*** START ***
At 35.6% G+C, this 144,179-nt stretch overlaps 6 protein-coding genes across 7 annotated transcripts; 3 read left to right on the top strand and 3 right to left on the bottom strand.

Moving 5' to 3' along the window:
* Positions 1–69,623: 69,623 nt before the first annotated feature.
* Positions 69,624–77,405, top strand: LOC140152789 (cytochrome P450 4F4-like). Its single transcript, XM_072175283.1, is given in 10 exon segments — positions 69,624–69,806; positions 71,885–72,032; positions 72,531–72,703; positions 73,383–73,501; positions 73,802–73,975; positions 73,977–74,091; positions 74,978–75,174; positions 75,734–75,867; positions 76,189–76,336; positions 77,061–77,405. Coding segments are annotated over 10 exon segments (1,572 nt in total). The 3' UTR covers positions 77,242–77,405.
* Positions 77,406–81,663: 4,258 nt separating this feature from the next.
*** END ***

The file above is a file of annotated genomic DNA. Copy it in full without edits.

At 35.6% G+C, this 144,179-nt stretch overlaps 6 protein-coding genes across 7 annotated transcripts; 3 read left to right on the top strand and 3 right to left on the bottom strand.

Moving 5' to 3' along the window:
* Positions 1–69,623: 69,623 nt before the first annotated feature.
* Positions 69,624–77,405, top strand: LOC140152789 (cytochrome P450 4F4-like). Its single transcript, XM_072175283.1, is given in 10 exon segments — positions 69,624–69,806; positions 71,885–72,032; positions 72,531–72,703; positions 73,383–73,501; positions 73,802–73,975; positions 73,977–74,091; positions 74,978–75,174; positions 75,734–75,867; positions 76,189–76,336; positions 77,061–77,405. Coding segments are annotated over 10 exon segments (1,572 nt in total). The 3' UTR covers positions 77,242–77,405.
* Positions 77,406–81,663: 4,258 nt separating this feature from the next.